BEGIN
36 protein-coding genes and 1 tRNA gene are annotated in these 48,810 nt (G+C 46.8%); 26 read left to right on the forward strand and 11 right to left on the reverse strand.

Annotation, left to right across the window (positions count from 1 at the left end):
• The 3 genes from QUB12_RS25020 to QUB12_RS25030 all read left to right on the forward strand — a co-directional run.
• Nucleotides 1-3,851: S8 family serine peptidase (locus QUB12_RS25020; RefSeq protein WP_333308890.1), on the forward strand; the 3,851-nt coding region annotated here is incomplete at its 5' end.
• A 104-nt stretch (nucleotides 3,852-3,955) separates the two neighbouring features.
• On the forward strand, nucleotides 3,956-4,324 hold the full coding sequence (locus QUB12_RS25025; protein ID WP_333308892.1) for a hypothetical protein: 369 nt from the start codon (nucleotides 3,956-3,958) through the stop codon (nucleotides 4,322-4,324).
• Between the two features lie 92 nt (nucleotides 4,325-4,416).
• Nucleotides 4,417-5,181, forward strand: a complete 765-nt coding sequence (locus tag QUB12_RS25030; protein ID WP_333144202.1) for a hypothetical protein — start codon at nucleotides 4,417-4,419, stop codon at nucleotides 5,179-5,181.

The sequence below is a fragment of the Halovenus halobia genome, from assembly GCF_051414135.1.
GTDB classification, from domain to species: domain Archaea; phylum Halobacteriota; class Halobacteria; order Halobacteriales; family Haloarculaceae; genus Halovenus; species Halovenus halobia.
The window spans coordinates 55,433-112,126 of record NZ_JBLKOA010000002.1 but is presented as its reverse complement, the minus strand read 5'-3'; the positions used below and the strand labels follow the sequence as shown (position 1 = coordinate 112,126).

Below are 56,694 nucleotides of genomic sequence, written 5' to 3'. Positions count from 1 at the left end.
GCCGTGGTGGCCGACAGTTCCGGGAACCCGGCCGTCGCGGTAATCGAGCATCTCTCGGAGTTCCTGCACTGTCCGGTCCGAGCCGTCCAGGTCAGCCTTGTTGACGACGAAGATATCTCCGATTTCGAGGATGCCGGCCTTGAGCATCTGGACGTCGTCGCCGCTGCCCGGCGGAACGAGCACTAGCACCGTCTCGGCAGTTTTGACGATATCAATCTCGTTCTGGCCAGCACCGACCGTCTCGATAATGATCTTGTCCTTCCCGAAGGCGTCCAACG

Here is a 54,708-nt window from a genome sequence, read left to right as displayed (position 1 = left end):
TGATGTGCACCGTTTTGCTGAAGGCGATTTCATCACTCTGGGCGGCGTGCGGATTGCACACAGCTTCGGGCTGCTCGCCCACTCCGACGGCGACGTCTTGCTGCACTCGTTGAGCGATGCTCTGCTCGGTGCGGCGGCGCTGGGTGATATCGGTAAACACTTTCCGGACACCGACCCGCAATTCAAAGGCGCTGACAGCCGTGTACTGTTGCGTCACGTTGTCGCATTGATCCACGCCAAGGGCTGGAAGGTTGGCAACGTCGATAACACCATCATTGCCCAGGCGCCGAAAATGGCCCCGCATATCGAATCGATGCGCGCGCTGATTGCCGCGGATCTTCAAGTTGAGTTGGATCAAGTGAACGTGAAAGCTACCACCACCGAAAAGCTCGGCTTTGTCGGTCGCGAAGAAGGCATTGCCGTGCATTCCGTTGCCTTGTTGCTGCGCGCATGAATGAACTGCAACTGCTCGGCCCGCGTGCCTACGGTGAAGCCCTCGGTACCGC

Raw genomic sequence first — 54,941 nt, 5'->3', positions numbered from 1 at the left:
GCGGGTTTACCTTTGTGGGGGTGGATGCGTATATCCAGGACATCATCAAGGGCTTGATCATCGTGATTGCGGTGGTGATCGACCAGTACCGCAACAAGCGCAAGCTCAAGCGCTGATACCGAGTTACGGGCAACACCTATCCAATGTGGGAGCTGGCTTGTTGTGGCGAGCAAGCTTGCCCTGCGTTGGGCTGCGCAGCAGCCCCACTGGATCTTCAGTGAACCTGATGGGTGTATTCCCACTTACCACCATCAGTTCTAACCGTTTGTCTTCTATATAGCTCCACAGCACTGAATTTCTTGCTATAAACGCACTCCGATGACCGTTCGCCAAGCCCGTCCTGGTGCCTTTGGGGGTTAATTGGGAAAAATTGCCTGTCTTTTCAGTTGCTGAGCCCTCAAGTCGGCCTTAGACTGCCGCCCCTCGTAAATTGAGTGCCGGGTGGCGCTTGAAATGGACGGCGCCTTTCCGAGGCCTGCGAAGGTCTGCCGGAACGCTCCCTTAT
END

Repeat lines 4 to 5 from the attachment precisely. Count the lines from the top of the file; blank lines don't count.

• Nucleotides 1-3,851: S8 family serine peptidase (locus QUB12_RS25020; RefSeq protein WP_333308890.1), on the forward strand; the 3,851-nt coding region annotated here is incomplete at its 5' end.
• A 104-nt stretch (nucleotides 3,852-3,955) separates the two neighbouring features.